(By Gene Yraola)
Considered by many to be a historically significant moment in film-making, Akira, a groundbreaking Japanese anime, was known not only for its neo-apocalyptic story-telling and vivid art style, but also for its wildly-imaginative music score. Released in 1988 and later reissued over a series of multiple remasters, Akira and its epic soundtrack composed by Shoji Yamashiro and recorded by music collective Geinoh Yamashirogumi were vastly ahead of its time.
Dramatically dark and unworldly with little cohesion, Yamashiro’s composition was perhaps too drastic and unique of a score to appreciate for the intended market of male adolescent anime viewers in 1988. However, as years passed, Akira became more accredited as a turning point for not only the anime film genre, but as a crowning achievement in cinematography for all animated films. With the artistic acknowledgement beyond the confines of a cult classic, now a deeper comprehension and love has grown in fans and music critics for its distinct soundtrack.
Worthy enough to be compared to a Philip Glass composition like Aguas da Amazonia, Yamashiro’s masterpiece is a thunderous atmosphere of charging bells and rapid xylophone keys accompanied by repetitious winds and piano notes resulting in an electric, jungle sound. While Glass’ Aguas da Amazonia is obviously South American-inspired, Yamashiro’s work does not wholeheartedly have a Japanese influence, but a worldly sound full of industrial, tribal, and spiritual themes.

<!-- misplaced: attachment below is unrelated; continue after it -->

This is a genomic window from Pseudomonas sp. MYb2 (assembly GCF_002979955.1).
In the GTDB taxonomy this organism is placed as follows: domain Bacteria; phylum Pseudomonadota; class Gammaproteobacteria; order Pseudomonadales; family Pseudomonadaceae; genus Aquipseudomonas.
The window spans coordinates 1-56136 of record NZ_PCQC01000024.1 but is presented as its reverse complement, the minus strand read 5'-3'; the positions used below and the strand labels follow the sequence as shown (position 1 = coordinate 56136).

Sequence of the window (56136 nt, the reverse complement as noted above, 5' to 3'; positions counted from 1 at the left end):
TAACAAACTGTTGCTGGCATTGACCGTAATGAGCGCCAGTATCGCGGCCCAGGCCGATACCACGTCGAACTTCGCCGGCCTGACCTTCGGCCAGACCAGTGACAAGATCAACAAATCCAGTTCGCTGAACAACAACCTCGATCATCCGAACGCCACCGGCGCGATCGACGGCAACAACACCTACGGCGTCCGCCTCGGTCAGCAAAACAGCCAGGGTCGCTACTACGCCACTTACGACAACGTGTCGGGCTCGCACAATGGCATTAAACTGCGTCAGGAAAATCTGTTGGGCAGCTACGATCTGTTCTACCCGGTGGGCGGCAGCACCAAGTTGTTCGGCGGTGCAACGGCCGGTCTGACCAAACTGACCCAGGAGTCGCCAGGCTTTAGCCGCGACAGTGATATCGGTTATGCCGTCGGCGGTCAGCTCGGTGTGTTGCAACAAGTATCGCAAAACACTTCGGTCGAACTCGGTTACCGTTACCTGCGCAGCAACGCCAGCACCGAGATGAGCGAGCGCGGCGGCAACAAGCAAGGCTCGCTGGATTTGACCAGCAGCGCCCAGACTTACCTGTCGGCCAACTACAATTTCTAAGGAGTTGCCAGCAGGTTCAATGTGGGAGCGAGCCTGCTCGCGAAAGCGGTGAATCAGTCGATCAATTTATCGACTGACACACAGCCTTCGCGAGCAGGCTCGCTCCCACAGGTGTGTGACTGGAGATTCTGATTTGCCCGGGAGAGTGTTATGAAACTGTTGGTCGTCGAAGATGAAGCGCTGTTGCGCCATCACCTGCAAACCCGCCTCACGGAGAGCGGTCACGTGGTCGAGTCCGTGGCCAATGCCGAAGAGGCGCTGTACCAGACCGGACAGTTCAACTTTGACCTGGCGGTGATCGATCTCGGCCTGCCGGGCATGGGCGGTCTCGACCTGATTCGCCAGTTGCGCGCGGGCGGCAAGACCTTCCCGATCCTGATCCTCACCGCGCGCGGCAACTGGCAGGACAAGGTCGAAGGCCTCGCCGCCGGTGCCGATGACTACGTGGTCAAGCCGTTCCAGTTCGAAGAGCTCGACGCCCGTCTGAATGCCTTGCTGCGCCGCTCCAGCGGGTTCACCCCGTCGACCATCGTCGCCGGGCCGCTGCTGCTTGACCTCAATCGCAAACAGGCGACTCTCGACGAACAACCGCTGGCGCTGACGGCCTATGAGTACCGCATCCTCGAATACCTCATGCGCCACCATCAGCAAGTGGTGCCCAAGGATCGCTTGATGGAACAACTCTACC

Unlike anything heard before in anime films or cartoons such as Speed Racer or Voltron or even in Disney animation, Yamashiro’s work on Akira was complex and dynamic consistently evolving into sounds ranging from feudal chimes to jungle rhythmic beats. A consistent clash of taiko drums against a blitzkrieg of xylophone keys with a mix of bamboo winds and cryptic intertwining of chamber organs, all topped with buddhist monk-like chants, the Akira score was every bit of a chaotic frenzy as the film’s art style. Yet even with the entropy throughout the score, it was “ordered chaos” similar to how Bjork’s erratic vocal ranges always seem to come together in destined harmony.
Risque for its time the soundtrack held its climax in an unlikely spot – found right from the start in the opening piece “Kaneda,” an angry, adrenaline fused overture with a stark contrast from the somber themes heard through the remainder of the score. Ask any fan what makes this soundtrack so special and “Kaneda” will be their response.
Much like many of Glass’ acclaimed compositions for film, the strength of score is able to stand on its own merits regardless of the movie it was arranged for. Will we ever hear another animated soundtrack so sophisticated like Akira? More than likely, no. A score such as this is too risky and daring in today’s budget conscious studio and too unorthodox for any film maker to take a chance on.
A live-action film for Akira has been in a pre-production standstill for well over a decade (at one point being helmed by Leonardo DiCaprio). If production finally moves forward (rumors point to 2017), don’t hold your breath to hear a soundtrack as unworldly and unique as the original.This entry was posted in Features and tagged Aguas da Amazonia, philip glass, Yamashiro on .
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